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SUFFOLK COUNTY EXECUTIVE BELLONE ENCOURAGES RESIDENTS TO GET FLU SHOTS DURING NATIONAL INFLUENZA VACCINATION WEEK

  • 5 December 2019
  • Number of views: 731
  • Categories: Health

Suffolk County Executive Steve Bellone today urged residents who have not yet received this season’s flu immunization to get one soon as part of National Influenza Vaccination Week, which runs from December 1-7, 2019.

“We encourage residents to protect themselves, their families and their community by getting their flu shots,” said Suffolk County Executive Steve Bellone. “Doing so will prevent the spread of this disease to others, especially those who are at high risk for complications from flu.”

Suffolk County Health Commissioner Dr. Tomarken said, “Flu is a highly contagious disease that can cause mild to severe illness that can potentially lead to hospitalization and even death. The 2019-2020 vaccine has been updated from last season’s vaccine to better match circulating viruses. Recommendations for immunizations change each year, therefore, we urge residents to ask their health care providers about what vaccine is right for them.”

The CDC recommends that everyone six months and older get vaccinated. Getting vaccinated will protect not only you but also people around you, including those who are more vulnerable to serious flu illness, like babies and young children, older people, and people with certain chronic health conditions.

Influenza is more likely to cause severe illness in pregnant women than in women of reproductive age who are not pregnant. Changes in the immune system, heart, and lungs during pregnancy make pregnant women -- and women up to two weeks postpartum -- more prone to severe illness from flu, including illness resulting in hospitalization. Flu also may be harmful for a pregnant woman’s developing baby. A common flu symptom is fever, which may be associated with brain or spinal cord defects and other adverse outcomes for a developing baby. 

Vaccination reduces the risk of flu-associated acute respiratory infection in pregnant women by up to one-half. A 2018 study showed that getting a flu shot reduced a pregnant woman’s risk of being hospitalized with flu by an average of 40 percent. Getting vaccinated also can help protect a baby after birth from flu because mothers pass antibodies onto the developing babies during pregnancy.

During most flu seasons, adults 65 years and older bear the greatest burden of severe flu disease. It’s estimated that between about 70 percent and 85 percent of seasonal flu-related deaths have occurred in people 65 years and older, and between 50 percent and 70 percent of seasonal flu-related hospitalizations have occurred among people in this age group. In recent years, flu vaccines have reduced the risk of flu-associated hospitalizations among adults on average by about 40 percent. A 2018 study showed that from 2012 to 2015, flu vaccination among adults reduced the risk of being admitted to an intensive care unit with flu by 82 percent.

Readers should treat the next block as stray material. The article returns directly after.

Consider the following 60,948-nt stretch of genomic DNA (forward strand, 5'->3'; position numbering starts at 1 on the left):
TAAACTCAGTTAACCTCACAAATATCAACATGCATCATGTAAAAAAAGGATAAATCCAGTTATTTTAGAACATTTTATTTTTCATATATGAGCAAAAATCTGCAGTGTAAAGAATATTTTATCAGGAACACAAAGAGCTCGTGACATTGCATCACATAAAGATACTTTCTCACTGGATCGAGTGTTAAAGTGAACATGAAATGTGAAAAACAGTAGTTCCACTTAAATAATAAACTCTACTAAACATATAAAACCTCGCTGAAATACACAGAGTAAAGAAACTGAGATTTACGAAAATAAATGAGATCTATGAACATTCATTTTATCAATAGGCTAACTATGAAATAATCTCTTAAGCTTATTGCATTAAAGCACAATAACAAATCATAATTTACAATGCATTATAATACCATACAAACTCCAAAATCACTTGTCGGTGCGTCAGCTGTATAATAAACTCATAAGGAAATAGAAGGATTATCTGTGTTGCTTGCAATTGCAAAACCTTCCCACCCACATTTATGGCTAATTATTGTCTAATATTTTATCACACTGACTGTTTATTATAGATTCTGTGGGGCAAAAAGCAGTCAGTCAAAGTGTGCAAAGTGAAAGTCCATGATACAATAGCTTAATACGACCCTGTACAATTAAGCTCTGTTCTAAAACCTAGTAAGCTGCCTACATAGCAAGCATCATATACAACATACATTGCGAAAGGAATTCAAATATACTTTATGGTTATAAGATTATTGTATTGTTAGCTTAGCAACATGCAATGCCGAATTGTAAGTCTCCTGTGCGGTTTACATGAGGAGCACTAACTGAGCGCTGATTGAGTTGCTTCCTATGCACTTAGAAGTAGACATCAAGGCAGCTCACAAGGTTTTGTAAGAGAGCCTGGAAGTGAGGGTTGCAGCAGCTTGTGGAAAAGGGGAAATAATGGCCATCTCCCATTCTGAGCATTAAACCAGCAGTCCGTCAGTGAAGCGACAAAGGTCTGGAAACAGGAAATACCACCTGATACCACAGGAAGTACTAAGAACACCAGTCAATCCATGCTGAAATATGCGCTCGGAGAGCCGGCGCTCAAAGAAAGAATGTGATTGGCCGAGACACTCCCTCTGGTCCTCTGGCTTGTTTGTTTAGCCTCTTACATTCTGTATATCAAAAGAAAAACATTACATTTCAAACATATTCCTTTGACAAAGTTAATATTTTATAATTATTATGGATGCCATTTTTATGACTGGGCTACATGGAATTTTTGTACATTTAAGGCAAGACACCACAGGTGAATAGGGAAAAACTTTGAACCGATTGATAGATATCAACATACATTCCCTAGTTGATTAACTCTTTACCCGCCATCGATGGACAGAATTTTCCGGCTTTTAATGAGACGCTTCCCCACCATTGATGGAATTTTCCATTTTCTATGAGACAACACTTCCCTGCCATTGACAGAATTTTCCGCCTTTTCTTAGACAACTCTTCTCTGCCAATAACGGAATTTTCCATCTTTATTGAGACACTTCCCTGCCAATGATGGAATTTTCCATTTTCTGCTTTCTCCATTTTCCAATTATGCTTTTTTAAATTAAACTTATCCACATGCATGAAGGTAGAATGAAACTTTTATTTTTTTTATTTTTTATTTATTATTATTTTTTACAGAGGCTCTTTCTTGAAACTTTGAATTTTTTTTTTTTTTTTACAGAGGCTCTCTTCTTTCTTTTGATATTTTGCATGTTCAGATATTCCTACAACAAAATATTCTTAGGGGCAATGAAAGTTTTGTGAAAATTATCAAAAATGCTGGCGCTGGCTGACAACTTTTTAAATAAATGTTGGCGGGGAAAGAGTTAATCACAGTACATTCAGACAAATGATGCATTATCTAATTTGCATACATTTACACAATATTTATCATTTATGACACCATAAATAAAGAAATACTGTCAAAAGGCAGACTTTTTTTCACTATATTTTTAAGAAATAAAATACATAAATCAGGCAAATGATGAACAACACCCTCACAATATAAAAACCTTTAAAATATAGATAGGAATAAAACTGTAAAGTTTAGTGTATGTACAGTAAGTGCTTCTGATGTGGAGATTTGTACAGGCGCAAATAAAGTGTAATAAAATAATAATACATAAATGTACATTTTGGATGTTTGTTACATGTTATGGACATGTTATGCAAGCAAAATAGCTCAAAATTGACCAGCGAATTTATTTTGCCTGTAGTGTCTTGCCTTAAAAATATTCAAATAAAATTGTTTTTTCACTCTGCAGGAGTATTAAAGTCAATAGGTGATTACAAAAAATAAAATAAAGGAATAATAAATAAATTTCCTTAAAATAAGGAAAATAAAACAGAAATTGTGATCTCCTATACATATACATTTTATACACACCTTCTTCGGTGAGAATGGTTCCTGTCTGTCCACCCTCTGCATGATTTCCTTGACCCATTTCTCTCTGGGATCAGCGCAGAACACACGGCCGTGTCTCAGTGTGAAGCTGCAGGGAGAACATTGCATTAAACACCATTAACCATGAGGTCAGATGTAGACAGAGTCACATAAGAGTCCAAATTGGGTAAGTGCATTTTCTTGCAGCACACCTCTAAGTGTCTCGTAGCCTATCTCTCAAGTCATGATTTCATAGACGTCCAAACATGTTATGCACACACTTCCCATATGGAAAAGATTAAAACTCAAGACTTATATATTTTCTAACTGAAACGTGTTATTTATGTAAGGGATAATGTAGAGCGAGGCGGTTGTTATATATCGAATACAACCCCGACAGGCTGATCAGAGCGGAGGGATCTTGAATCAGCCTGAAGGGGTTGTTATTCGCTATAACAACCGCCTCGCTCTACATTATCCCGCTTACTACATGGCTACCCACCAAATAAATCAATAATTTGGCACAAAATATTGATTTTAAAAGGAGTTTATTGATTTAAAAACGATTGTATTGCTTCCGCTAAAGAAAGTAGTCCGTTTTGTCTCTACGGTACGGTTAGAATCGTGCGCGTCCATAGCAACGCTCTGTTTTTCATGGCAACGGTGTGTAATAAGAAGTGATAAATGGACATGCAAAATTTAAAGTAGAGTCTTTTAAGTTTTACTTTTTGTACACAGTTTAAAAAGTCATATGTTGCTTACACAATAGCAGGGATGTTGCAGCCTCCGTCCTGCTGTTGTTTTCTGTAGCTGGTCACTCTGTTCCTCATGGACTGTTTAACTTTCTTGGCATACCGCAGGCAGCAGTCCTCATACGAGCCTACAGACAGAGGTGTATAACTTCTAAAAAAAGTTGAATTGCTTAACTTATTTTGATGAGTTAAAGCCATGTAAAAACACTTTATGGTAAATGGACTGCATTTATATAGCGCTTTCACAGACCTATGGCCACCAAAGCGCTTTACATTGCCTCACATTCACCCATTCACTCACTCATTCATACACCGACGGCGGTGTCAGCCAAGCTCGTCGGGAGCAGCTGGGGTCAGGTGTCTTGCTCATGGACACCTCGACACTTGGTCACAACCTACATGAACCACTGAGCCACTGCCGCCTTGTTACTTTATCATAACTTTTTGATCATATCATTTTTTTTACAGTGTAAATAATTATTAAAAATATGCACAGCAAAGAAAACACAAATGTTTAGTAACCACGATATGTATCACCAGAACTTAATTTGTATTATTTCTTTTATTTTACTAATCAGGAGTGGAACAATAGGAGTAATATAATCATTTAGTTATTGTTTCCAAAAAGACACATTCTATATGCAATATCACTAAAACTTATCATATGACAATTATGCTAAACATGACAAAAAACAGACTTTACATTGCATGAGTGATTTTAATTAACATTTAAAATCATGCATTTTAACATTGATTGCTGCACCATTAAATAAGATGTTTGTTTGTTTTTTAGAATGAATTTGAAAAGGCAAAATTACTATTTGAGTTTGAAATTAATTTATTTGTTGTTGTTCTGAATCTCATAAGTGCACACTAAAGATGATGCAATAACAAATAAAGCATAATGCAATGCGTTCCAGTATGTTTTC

Influenza is more dangerous than the common cold for children. Each year, millions of children get sick with seasonal flu, thousands are hospitalized, and some die from flu. Children commonly need medical care because of flu, especially children younger than five years old. A 2014 study showed that flu vaccine reduced children’s risk of flu-related pediatric intensive care unit (PICU) admission by 74 percent during flu seasons from 2010-2012, and a 2017 study was the first of its kind to show that flu vaccination can significantly reduce a child’s risk of dying from influenza.

Annual flu vaccination is especially important for people with asthma, diabetes, HIV, cancer and neurologic conditions because they are at high risk of developing serious flu complications. Flu vaccines are updated as needed each season to keep up with changing viruses. Also, immunity wanes over a year so annual vaccination is needed to ensure the best possible protection against flu. Flu vaccination has been shown in several studies to reduce the severity of illness in people who get vaccinated but still get sick. A flu vaccine protects against the flu viruses that research indicates will be most common during the upcoming season. Immunity sets in after about two weeks after vaccination.

A 2018 study showed that among adults hospitalized with flu, vaccinated patients were 59 percent less likely to be admitted to the intensive care unit than those who had not been vaccinated. Among adults in the ICU with flu, vaccinated patients on average spent four fewer days in the hospital than those who were not vaccinated.

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